YIELD

Christopher MarkowskiArticle, Financial PlanningLeave a Comment

We at Markowski Investments are always keeping a close eye on what our competition is up to. Lately we have noticed that our competition’s advertisements and sales literature have all pretty much read the same. Something like this…

“Don’t worry about the volatility just keep buying, it is impossible to time the market so don’t bother trying. Stay fully invested all the time, ride them up and ride them down.”

The most famous line I have heard recently was that if an investor missed the best ten days in the market, that investor would have seen significantly less than if he just bought and held. After living in New York City for the past five years I have become a bit of a skeptic so I did some investigating of some of these claims.

In the book Lasting Wealth is a Matter of Timing, they put together some statistics that question the buy and hold pundits. Taking a time period from 1980-1989, if an owner of the S&P500 would of missed the 10 highest performing days, that investor would have seen a return of 12.7% versus a buy and hold strategy of 17.6%. However, if an investor missed the 10 worst days during that period, their returns would have been 26.6%. Furthermore, if you missed the 10 best performing days because you were being careful, but on the same note, you missed the 10 worst performing days, your return would be 21.1%. An investor was better off missing the 10 worst days than capturing the 10 best. If you missed them both, you still beat the buy and hold theory. We feel that managing risk is the most important aspect of portfolio management. The task of risk management does not mean to time the market to perfection; we do not have a crystal ball. Despite belief to the contrary, market timing does not target getting in and out of the market at the absolute bottoms or tops. It does however; strive to allocate the investors assets in the right arenas before a major correction devastates the portfolio. Market timing is a tool to preserve capital.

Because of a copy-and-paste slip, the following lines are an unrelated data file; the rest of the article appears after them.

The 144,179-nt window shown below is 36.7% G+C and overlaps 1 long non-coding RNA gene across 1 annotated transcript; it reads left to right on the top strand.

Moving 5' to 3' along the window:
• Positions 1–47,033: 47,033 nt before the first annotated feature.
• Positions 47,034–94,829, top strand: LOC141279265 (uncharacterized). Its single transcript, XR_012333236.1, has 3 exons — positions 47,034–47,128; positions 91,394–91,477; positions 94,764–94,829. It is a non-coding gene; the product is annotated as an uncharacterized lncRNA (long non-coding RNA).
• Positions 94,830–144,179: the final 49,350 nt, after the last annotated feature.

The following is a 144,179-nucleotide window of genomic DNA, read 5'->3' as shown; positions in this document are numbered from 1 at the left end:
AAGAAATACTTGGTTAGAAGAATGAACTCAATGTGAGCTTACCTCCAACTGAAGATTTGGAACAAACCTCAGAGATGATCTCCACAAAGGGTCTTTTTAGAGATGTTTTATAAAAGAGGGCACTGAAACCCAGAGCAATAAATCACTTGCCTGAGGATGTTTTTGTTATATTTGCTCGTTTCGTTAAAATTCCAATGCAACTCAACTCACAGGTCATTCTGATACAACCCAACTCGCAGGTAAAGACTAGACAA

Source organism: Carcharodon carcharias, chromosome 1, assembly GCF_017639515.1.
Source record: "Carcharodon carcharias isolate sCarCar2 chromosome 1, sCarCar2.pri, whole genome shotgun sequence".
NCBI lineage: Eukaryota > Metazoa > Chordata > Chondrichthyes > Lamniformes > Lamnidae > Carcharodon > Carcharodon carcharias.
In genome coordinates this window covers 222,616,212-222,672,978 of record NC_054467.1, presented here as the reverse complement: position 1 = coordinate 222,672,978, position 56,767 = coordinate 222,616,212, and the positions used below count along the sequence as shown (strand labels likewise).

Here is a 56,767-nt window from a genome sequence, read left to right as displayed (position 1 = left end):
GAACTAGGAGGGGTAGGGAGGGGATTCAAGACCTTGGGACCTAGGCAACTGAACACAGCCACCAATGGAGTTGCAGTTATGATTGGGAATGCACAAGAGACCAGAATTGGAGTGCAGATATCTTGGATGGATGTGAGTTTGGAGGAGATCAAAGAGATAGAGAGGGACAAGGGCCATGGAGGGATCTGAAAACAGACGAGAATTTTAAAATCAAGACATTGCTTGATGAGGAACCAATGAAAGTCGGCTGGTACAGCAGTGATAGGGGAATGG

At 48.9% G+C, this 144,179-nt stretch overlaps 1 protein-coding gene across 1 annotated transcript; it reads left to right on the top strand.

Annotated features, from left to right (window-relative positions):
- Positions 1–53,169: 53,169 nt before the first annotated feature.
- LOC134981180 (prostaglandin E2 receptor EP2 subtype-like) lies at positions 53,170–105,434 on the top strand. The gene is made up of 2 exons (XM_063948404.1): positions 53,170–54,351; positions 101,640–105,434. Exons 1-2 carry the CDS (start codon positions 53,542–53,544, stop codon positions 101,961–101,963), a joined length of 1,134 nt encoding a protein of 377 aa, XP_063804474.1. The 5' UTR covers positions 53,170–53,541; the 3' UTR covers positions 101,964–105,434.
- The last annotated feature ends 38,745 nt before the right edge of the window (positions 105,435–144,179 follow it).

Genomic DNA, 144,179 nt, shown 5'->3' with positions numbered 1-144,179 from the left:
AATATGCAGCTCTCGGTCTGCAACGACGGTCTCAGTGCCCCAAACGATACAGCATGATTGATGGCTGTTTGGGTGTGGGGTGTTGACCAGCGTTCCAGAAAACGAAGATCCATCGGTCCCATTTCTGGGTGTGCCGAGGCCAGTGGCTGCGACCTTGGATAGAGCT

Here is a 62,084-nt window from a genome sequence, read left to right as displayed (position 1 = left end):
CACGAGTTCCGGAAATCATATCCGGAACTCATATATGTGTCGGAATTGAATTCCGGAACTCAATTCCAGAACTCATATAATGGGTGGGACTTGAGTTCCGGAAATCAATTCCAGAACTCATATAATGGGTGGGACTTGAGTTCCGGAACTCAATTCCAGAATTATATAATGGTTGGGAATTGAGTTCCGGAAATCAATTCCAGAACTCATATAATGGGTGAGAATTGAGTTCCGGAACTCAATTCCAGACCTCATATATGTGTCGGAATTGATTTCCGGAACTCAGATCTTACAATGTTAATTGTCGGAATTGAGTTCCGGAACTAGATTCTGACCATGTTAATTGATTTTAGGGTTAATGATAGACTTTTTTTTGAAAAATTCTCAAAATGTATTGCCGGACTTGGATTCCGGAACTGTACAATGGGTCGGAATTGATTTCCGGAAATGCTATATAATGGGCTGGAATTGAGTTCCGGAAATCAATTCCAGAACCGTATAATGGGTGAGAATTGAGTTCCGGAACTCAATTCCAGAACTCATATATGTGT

Here is a little food for thought. How many baby boomers do you know, who are approaching retirement or have children in college, could withstand a drop in their portfolio of 75%? Probably not many. Between 1973 and 1974 the market did just that. An investor who bought into the highs had to wait out 7.6 years to break even. Even worse, an investor who bought into the market highs of 1929, had to wait twenty-five years to break even. Baby boomers, who might need their money within the next ten years, might want to get serious and devise a logical game plan for their future. It is not wise to buy into such high valuations and hold with the blind hope that stocks will continue to go up. The “cyber-casino” will not last forever. The Internet companies that can rise so quickly can come down just as fast.

Investors should be honest with themselves. Ask yourself or your portfolio manager what is the game plan for the future? How will your portfolio perform if the market does correct 30 to 40 percent? We at Markowski Investments design portfolios based on preservation of capital. Believe it or not, it is possible to beat all the major indexes in performance and also be able to weather any market storm…

Leave a Reply

Your email address will not be published. Required fields are marked *